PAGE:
5 Common Signs And Symptoms Of Hormonal Health Issues In Men And Women

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Hormones are essential for regulating numerous bodily functions, such as metabolism and appetite, reproductive cycles, sexual performance, sleep cycles, mood, and body temperature. Therefore, it is unsurprising that even a modest imbalance can hugely impact your entire health and well-being. Hormone levels naturally fluctuate throughout various life stages, for instance, pregnancy, menses, and menopause in women. Nonetheless, specific health conditions and lifestyle factors could also impact your Atlanta hormone health. Here are some of the key concerns that can signal your hormones are out of balance.

1.         Fatigue

Everyone feels occasionally exhausted. However, you can recover with sufficient hydration, rest, and a good diet. Consider undergoing a full test of your hormone levels if you believe you are taking good care of yourself, but still feel weary or unable to regain optimal health. In the current fast-paced environment, hypothyroidism, and adrenal fatigue are more frequent than you may realize, and a hormonal imbalance check could help diagnose these conditions.

2.         Anxiety

Millions of Americans live with an anxiety-related condition, while many others suffer from a serious depressive disorder. Women are at greater risk of developing these issues as fluctuations in estrogen throughout menses, menopause, and pregnancy are connected to increased depression. Likewise, men with low testosterone levels are more likely to develop a major depressive disorder or anxiety.

3.         Sleeping Problems

Insomnia is associated with a dysregulated hypothalamic pituitary adrenal axis, which is the core stress response system where the central neurological and endocrine systems interact. This axis is also important for controlling the sleep-wake cycle by producing hormones like cortisol and melatonin.

Melatonin affects the portion of the brain that regulates your circadian cycle, helping you sleep more quickly and remain asleep for longer. Insomnia or difficulties adapting to a new sleep schedule can stem from an inability to release melatonin. Likewise, if your nighttime cortisol levels are overly high, you could have problems going to sleep and feel exhausted.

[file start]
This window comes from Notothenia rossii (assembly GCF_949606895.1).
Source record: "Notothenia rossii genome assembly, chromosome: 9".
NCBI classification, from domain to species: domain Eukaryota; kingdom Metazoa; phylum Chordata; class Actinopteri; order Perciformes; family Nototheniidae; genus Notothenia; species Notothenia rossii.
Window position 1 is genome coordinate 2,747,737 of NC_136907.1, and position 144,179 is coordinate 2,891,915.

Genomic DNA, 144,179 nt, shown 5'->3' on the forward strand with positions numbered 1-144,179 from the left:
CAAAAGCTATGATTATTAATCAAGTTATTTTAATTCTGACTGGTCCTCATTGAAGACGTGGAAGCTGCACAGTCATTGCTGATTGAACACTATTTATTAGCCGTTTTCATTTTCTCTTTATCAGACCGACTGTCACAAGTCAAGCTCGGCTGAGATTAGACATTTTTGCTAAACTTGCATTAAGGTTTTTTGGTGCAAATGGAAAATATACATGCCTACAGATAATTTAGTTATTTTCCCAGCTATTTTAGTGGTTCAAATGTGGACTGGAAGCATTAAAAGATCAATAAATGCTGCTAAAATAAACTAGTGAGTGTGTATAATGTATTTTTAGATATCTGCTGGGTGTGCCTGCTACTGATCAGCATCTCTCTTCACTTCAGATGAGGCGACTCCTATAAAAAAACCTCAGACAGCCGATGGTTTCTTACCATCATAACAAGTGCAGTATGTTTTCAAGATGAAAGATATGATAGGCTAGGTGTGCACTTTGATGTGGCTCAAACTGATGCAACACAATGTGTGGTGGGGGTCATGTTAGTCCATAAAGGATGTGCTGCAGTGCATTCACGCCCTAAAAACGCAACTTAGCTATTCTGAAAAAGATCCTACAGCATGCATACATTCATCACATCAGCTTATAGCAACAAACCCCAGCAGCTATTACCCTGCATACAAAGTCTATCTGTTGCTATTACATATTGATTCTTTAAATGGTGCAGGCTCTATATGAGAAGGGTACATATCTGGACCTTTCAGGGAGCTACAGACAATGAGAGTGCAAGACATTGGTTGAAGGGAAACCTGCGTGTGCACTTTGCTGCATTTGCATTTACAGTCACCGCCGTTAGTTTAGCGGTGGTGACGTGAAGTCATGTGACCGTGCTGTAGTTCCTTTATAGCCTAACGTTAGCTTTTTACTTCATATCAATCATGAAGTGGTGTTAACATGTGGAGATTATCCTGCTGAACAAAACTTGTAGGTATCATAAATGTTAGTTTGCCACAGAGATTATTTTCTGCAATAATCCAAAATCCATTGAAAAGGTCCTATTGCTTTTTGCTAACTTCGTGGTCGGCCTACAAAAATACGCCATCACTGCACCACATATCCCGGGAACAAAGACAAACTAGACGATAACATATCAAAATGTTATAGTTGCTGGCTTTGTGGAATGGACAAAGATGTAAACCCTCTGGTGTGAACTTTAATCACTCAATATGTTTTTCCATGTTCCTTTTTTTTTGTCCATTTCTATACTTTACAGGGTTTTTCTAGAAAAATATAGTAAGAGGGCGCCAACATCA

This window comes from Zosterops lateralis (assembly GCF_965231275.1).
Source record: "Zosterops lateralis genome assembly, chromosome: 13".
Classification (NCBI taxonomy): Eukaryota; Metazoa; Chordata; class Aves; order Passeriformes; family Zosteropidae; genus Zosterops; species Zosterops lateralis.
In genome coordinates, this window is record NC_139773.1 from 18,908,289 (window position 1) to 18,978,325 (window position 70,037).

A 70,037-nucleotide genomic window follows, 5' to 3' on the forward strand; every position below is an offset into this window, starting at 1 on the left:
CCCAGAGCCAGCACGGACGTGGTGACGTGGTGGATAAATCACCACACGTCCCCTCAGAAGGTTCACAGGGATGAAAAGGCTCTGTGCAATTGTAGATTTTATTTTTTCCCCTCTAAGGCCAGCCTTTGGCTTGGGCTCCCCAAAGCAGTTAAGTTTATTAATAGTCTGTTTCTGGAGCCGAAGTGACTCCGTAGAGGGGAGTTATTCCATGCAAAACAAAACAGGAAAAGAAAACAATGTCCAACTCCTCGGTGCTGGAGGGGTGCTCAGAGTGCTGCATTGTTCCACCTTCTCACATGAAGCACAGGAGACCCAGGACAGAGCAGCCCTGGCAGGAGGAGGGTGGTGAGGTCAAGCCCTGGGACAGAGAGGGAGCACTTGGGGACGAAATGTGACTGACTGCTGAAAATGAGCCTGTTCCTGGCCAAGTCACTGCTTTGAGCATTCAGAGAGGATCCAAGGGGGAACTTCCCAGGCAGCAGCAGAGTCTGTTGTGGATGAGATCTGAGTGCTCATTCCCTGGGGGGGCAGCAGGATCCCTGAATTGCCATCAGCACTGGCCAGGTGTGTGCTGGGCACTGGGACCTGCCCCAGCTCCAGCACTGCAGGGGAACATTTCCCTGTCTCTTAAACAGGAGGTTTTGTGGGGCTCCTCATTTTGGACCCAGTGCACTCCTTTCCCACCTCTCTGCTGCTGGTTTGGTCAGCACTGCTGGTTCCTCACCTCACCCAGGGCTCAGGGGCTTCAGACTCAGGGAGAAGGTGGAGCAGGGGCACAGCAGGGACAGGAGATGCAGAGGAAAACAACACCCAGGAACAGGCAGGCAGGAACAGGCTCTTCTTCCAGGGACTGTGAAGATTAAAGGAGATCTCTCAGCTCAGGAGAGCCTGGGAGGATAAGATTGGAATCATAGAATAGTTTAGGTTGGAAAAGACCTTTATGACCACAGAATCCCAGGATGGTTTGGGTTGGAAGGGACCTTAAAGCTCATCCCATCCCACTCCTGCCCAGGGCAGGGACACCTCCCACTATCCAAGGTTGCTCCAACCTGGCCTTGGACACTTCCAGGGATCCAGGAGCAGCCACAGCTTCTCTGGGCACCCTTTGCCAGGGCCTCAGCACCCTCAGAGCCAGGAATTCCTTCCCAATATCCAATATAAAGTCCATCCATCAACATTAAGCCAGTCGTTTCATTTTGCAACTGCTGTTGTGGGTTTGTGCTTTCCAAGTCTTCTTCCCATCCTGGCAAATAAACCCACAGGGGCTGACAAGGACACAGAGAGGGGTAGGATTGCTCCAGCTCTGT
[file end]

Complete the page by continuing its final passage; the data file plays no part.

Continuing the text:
4.         Digestive Problems

Given that there are more neurotransmitters in the stomach than in the brain, it is unsurprising that anxiety, depression, and hormonal imbalance are sometimes associated with digestive problems. Hormones regulate gut function via the bacterial and microbiome system in your intestines. Thus, a hormone imbalance may change the functioning and number of bacteria in the gut, resulting in symptoms such as constipation, nausea, diarrhea, or bloating.

5.         Reduced Sexual Desire

Low estrogen, progesterone, and testosterone are connected to diminished sexual desire in both men and women. A reduced sexual drive is common after 50 years, as this is the age that the synthesis of these hormones declines. Considering estrogen is among the primary hormones regulating a woman’s menses, a decline in estrogen production can also result in irregular periods that are too short, long, heavy, painful, or unpredictable. Additional symptoms to watch out for include mood changes, hot flashes, and infertility.

Hormones are substances secreted into the bloodstream by the endocrine system’s glands. Normal hormone levels support the healthy functioning of your body’s organs. Unfortunately, various factors can lead the endocrine gland to produce too little or too much of a specific hormone, causing an imbalance. These imbalances are responsible for various undesirable symptoms, including weariness, itchy skin, depression, weight gain, and more. If left untreated, more serious complications can develop. Consulting your physician immediately after you identify changes in your energy levels or body is essential to timely treating your hormone imbalance.